Monumental Bill Protecting Underage Models Becomes New York Law


New York governor Andrew Cuomo signed a MAJOR law this week which is going to see the protection of underage models in the fashion capital of the world. This is a big step toward forcing the fashion industry to portray healthier models on the runways and in magazines, as it will become a lot harder to employ underage girls and boys.

It is monumental because this is the first time a law of this type has ever existed for models. There are labor laws to protect actors, dancers, and other types of entertainers, but not models. Baffling! Especially in an industry where there are countless stories of young girls being exploited by photographers or creepy people. High profile models such as Kate Moss and Coco Rocha have even spoken publicly about the times they were taken advantage of, but with no one there to protect them or a law to regulate the industry, they had no choice but to comply.

Coco Rocha, 25, became a member of The Model Alliance, a first-of-its-kind non profit which seeks to eventually become the very first official model union. It was started by former model Sara Ziff in February 2012 and today has a roster of members that reads like a VIP front row at Fashion Week.

TMA helped draft the original bill which was passed by the New York Senate earlier in  2013, and now that Governor Cuomo has signed the legislation, it officially becomes New York State law!

Supermodel Coco Rocha spoke at the event which took place at the Nicole Miller store in Soho on October 22, and couldn’t help but be overcome with emotions at the significance of this law.


“For the large army of minor models in New York, we are changing so many lives today,'” she said while choking back tears from the podium.

“Having once been a child model myself, I know all too well that, until now, underage models have worked with very few legal protections in New York,’ said Ms Rocha. ‘The fashion industry’s attempts at self-regulation have not been enough to ensure a safe working environment across the board for its minor models.”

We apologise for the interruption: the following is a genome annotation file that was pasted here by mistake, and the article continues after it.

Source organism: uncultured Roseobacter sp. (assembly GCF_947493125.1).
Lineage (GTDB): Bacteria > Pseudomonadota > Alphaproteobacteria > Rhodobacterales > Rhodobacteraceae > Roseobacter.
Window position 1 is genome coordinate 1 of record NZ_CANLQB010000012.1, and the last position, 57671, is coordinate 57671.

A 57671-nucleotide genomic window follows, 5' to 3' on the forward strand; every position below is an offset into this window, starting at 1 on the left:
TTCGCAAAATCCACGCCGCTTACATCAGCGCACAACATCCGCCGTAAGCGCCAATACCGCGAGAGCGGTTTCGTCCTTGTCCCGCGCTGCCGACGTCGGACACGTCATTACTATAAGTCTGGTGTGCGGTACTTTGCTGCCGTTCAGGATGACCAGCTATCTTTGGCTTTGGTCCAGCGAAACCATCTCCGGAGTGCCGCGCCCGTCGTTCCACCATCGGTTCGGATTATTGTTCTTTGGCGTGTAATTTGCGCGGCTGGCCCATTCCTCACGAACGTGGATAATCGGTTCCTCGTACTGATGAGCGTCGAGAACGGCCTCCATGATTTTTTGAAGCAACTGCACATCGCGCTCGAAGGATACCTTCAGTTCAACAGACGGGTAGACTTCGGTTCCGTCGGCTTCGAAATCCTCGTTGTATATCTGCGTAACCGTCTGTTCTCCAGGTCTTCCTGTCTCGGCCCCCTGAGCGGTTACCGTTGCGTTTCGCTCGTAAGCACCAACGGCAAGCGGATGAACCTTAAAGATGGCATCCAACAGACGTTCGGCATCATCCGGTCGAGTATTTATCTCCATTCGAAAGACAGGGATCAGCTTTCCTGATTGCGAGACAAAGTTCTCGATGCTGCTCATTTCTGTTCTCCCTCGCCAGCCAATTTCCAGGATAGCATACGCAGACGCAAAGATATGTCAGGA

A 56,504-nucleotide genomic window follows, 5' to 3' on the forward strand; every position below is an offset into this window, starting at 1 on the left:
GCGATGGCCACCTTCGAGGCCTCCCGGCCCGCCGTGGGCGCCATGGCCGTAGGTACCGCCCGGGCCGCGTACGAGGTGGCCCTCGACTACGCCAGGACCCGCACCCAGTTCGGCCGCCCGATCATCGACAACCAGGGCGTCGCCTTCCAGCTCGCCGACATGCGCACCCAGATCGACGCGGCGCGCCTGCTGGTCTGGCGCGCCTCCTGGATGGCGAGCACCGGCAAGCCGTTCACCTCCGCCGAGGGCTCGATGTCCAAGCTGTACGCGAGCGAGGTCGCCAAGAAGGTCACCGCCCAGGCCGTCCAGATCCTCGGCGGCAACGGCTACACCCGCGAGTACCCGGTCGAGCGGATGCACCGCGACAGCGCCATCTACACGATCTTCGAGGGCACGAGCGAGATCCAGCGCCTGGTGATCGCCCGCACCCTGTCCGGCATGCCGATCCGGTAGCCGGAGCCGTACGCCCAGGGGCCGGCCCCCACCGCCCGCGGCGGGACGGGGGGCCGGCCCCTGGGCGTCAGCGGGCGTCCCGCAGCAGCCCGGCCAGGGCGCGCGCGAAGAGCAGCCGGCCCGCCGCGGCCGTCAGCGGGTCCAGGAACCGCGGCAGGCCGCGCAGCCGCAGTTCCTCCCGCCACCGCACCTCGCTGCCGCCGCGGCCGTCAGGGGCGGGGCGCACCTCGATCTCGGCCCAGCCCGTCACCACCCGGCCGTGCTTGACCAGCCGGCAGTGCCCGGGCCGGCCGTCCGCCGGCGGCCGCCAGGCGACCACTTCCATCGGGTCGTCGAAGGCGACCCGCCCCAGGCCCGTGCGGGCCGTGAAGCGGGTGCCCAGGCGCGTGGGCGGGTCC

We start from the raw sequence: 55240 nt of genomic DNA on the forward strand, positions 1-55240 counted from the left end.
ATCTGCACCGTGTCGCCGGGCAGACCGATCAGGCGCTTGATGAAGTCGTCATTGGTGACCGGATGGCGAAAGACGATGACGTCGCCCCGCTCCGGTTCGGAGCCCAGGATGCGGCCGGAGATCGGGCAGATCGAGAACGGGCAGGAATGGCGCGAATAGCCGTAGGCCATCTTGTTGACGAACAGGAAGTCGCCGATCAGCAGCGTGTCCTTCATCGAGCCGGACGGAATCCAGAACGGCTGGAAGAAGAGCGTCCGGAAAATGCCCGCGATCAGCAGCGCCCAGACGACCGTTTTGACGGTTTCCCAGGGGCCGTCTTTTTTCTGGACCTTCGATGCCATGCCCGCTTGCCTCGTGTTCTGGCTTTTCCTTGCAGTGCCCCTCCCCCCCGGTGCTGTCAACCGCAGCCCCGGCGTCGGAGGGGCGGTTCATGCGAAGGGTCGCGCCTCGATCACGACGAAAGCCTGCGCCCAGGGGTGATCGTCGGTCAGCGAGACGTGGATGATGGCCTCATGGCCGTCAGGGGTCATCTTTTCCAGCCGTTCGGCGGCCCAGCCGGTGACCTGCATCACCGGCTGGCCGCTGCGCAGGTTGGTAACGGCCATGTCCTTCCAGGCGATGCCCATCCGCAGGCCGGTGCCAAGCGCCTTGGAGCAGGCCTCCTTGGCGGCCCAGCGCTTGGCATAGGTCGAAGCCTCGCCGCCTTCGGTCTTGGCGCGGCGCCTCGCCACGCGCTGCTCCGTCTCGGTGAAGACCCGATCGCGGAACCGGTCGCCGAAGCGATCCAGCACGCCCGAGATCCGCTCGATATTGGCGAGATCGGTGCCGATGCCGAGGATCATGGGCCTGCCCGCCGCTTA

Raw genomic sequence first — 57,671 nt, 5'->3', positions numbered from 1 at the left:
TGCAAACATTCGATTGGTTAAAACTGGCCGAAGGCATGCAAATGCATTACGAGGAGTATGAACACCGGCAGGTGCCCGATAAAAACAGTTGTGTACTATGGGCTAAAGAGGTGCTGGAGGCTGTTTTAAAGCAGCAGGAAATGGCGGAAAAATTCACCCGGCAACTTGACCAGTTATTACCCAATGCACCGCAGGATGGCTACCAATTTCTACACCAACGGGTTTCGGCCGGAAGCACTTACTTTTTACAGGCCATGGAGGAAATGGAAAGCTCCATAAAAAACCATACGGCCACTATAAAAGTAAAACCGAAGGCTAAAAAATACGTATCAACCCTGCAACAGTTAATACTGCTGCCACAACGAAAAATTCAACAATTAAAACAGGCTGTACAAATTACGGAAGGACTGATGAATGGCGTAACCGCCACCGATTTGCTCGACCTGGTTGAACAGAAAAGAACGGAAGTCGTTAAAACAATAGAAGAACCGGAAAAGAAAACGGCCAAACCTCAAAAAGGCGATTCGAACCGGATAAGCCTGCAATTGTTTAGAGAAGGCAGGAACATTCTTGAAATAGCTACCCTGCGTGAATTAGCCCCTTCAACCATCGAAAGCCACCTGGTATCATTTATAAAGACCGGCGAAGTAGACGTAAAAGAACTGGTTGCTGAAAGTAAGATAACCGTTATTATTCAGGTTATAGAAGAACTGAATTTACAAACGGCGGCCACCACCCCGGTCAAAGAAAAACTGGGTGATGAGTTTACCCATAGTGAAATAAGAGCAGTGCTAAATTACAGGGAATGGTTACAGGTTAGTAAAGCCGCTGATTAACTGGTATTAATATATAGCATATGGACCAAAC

Rocha, and Ziff who calls herself a “good Christian girl” in an interview with Elle Magazine received recognition at the event for their hard work in getting this law to the forefront of New York legislation. “By making this legislation the law in New York, we have brought an end to the rampant exploitation and sexual abuse of child models by giving child models the critical protections they’ve been denied for too long.” said Senate Labor Committee Chairwoman Diane Savino, who was part of the bill.

The bill includes clauses about health, safety, chaperones, education, meals, hours worked and financial protection. Every model under the age of 18 will require a chaperone on set, which will most likely reduce the amount of exploitation that goes on. They will only be allowed to work for a certain amount of hours, will be fed throughout the day, and a tutor will also be on set with them.

A financial trust must be established by a parent or guardian and at least 15% of the underage model’s earnings must be deposited into that account. Aside from the protection for young models, there is extra paperwork an employer must fill out, meaning this could possibly deter many in the industry from using underage girls and boys in their campaigns.

This will mean a huge difference in the way consumers look at images and dissect them. A 30 year old woman looking at a high fashion campaign not knowing the model could be 12 years old is the cause of many self esteem and body image issues, which could easily be prevented, thanks to this new law.


Ziff says the impact of this law will have a far-reaching effect.  “In addition to safeguarding young models, it will influence the images the industry creates, which could help promote a healthier ideal of beauty.”

She told Elle Magazine in an interview that while they aren’t opposed to having underage models work, they should be allowed to finish school. If a prepubescent model is hired for a big campaign, there is often pressure to maintain that unrealistic body shape long term.

“I think it’ll be better for all women—why do we have 15 year-olds representing the physical ideal anyway?” she added.

James Scully, casting director for some of the world’s biggest designers, like Tom Ford and Carolina Herrera, agreed. “The passage of this bill will significantly curb the influx of underage models into the industry, which has unfortunately become the norm,” he said.

“The next generation of models will now be treated as individuals and not as a disposable workforce, allowing them the time and protection it takes to pursue long, successful careers.”

Let’s hope this new law will continue to get more and more coverage in the media and fashion industry, and force other fashion hubs around the world to think about implementing this law into their legislature. Vogue UK ran a story on this new law, and we hope bigger influential people and platforms will continue to speak out for the rights of these young people.



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